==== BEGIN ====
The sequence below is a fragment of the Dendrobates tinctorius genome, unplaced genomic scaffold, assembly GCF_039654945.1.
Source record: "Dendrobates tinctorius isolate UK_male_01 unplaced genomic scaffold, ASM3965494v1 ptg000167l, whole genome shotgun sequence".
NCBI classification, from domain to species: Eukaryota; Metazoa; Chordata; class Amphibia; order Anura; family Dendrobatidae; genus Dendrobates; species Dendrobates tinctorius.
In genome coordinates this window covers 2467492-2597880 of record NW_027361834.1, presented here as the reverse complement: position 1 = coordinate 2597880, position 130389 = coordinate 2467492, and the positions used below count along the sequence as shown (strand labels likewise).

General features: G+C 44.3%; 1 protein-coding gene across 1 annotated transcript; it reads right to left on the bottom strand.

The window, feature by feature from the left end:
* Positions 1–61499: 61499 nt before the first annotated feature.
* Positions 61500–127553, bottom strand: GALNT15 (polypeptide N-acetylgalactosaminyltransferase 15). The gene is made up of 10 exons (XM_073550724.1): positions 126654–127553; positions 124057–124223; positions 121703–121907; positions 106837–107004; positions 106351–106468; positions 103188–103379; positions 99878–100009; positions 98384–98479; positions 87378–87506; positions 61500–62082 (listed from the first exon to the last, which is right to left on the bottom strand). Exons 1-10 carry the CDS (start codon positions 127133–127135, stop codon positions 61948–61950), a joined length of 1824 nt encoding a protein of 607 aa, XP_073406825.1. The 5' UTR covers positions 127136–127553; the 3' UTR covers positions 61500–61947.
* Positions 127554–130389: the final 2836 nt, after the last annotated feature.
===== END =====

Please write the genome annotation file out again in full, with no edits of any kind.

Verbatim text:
The sequence below is a fragment of the Dendrobates tinctorius genome, unplaced genomic scaffold, assembly GCF_039654945.1.
Source record: "Dendrobates tinctorius isolate UK_male_01 unplaced genomic scaffold, ASM3965494v1 ptg000167l, whole genome shotgun sequence".
NCBI classification, from domain to species: Eukaryota; Metazoa; Chordata; class Amphibia; order Anura; family Dendrobatidae; genus Dendrobates; species Dendrobates tinctorius.
In genome coordinates this window covers 2467492-2597880 of record NW_027361834.1, presented here as the reverse complement: position 1 = coordinate 2597880, position 130389 = coordinate 2467492, and the positions used below count along the sequence as shown (strand labels likewise).

General features: G+C 44.3%; 1 protein-coding gene across 1 annotated transcript; it reads right to left on the bottom strand.

The window, feature by feature from the left end:
* Positions 1–61499: 61499 nt before the first annotated feature.
* Positions 61500–127553, bottom strand: GALNT15 (polypeptide N-acetylgalactosaminyltransferase 15). The gene is made up of 10 exons (XM_073550724.1): positions 126654–127553; positions 124057–124223; positions 121703–121907; positions 106837–107004; positions 106351–106468; positions 103188–103379; positions 99878–100009; positions 98384–98479; positions 87378–87506; positions 61500–62082 (listed from the first exon to the last, which is right to left on the bottom strand). Exons 1-10 carry the CDS (start codon positions 127133–127135, stop codon positions 61948–61950), a joined length of 1824 nt encoding a protein of 607 aa, XP_073406825.1. The 5' UTR covers positions 127136–127553; the 3' UTR covers positions 61500–61947.
* Positions 127554–130389: the final 2836 nt, after the last annotated feature.